“Music by women, for women”: Composer Rosephanye Powell at Eastman This Week
October 15, 2019
By Jeremy Lopez
ALP Communications Intern
This fall, the Eastman Women’s Chorus has the unique opportunity of singing under the baton of a composer on their main concert of the semester. On October 19th, Rosephanye Powell will be joining the ensemble to conduct a concert featuring her own compositions and arrangements in Kilbourn Hall, which will also include performances from the Eastman Repertory Singers and the Eastman Chorale. Dr. Powell’s visit is made possible through Eastman Departmental Diversity Initiative funding, which is funded jointly by the Music Teaching and Learning, Conducting and Ensembles, and Voice and Opera departments.
Rosephanye Powell is one of the premier American composers of choral music, and is known for her versatile style in her own compositions and her unique arrangements of African-American spirituals. In talking about her work as a composer and conductor, Dr. Powell spoke candidly about what it meant to be a woman in the world of music and, more specifically, to compose for women’s chorus. “So much music composed for women has been written by men,” she said, “so women are singing music from a male perspective even if the poet is female. Songs composed by women, for women allow women to be heard as one unified and powerful voice. We get to tell our stories from our perspective.” This perspective is one that has been suppressed in the past, but is now seeing more light thanks to people like Dr. Powell who have forged their own way.
As a choral conductor, Dr. Powell also has a strong vision of what performers take away from singing pieces such as her own. “What I hope they learn specifically changes from song to song, but generally I want the choir to learn how to be storytellers by expressing the meaning of the poetry and touching the hearts of the audience.” She adds, “For me, the beauty of choral singing is that it brings together people from all walks of life, cultures, races, nationalities, etc., to become one voice, working toward a common goal. For me that goal is sharing their hearts, gifts and talents with the world. The skills developed and used in choral singing, include creating community, self-expression, listening, working together, and singing as one voice. These can be used in most any career and in any stage of life.”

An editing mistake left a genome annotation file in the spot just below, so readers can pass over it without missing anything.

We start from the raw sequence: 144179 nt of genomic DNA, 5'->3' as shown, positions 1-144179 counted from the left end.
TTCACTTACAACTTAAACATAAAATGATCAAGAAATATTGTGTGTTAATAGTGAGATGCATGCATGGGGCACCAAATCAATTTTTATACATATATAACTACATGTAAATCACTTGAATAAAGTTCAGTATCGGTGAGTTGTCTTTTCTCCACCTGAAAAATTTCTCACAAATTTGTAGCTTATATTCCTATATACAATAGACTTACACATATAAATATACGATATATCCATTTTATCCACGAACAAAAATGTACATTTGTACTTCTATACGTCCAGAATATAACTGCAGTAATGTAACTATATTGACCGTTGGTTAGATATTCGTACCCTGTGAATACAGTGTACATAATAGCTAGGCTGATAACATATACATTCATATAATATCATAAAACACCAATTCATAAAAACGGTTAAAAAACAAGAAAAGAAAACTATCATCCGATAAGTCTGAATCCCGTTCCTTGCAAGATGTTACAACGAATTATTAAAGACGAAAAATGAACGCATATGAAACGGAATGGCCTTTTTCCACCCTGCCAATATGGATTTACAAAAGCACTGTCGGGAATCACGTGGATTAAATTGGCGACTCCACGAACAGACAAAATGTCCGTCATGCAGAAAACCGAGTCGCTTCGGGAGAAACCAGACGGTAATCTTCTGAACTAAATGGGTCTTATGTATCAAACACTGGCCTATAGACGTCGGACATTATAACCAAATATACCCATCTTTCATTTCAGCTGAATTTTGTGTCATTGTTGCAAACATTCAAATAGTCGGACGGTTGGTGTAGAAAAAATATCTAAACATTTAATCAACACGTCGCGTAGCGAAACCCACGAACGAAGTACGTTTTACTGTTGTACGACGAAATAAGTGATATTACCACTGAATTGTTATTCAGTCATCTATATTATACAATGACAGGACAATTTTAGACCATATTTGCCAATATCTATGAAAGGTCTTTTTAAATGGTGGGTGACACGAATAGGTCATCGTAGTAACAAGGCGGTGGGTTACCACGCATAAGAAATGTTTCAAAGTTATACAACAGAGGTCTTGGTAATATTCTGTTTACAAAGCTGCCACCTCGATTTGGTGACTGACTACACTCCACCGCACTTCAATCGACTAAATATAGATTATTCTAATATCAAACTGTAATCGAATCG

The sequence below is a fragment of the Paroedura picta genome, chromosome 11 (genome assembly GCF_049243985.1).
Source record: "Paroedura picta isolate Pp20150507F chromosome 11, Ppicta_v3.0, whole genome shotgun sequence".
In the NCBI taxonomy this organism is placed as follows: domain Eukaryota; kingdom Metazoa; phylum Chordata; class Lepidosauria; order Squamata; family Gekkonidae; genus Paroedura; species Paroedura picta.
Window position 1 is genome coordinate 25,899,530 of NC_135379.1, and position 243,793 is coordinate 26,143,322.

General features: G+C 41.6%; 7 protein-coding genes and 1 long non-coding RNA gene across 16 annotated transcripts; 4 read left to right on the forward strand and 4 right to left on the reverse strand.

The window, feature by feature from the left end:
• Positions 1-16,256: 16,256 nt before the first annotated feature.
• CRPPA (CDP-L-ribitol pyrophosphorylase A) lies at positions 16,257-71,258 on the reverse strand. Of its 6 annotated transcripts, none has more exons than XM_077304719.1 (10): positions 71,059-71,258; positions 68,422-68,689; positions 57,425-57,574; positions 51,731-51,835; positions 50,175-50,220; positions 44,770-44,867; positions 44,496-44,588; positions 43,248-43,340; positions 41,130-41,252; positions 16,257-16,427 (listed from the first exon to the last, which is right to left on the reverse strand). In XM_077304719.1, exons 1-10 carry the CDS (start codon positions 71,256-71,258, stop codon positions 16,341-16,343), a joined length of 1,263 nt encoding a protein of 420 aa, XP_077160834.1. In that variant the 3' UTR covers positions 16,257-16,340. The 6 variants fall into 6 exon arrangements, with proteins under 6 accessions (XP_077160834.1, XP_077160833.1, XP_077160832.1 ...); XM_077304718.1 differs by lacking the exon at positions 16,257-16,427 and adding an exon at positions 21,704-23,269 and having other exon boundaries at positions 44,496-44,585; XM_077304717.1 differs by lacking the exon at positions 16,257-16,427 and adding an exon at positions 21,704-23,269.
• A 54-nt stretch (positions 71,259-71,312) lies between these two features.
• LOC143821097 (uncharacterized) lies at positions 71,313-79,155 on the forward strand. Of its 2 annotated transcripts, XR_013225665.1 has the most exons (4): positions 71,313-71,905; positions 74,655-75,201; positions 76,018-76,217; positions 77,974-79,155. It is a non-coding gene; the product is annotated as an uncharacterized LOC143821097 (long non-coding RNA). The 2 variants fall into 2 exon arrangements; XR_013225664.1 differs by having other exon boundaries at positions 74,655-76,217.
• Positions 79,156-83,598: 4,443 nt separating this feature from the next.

Dr. Powell’s work with singers across the country has been truly inspiring for all those she has worked with, but she says that this often works in both directions, with the singers inspiring her as well. “I always learn from the choirs with which I work. Often, I learn what doesn’t work as well in a composition as well as what does work. As well, I am inspired to compose when singers bring to life and go beyond what is written on the page. I get fresh ideas from singers and am motivated for future works.” The Eastman Women’s Chorus will have the wonderful opportunity of creating this exchange of inspiration when Rosephanye Powell visits in the week leading up to the October 19th concert. During this week she will be rehearsing with the choir, as well as leading a Q&A session for students and faculty.
For more information about Dr. Powell, please visit her website at http://rosephanyepowell.com
For more information about the choral concert on October 19th, please visit http://www.erchoirs.org/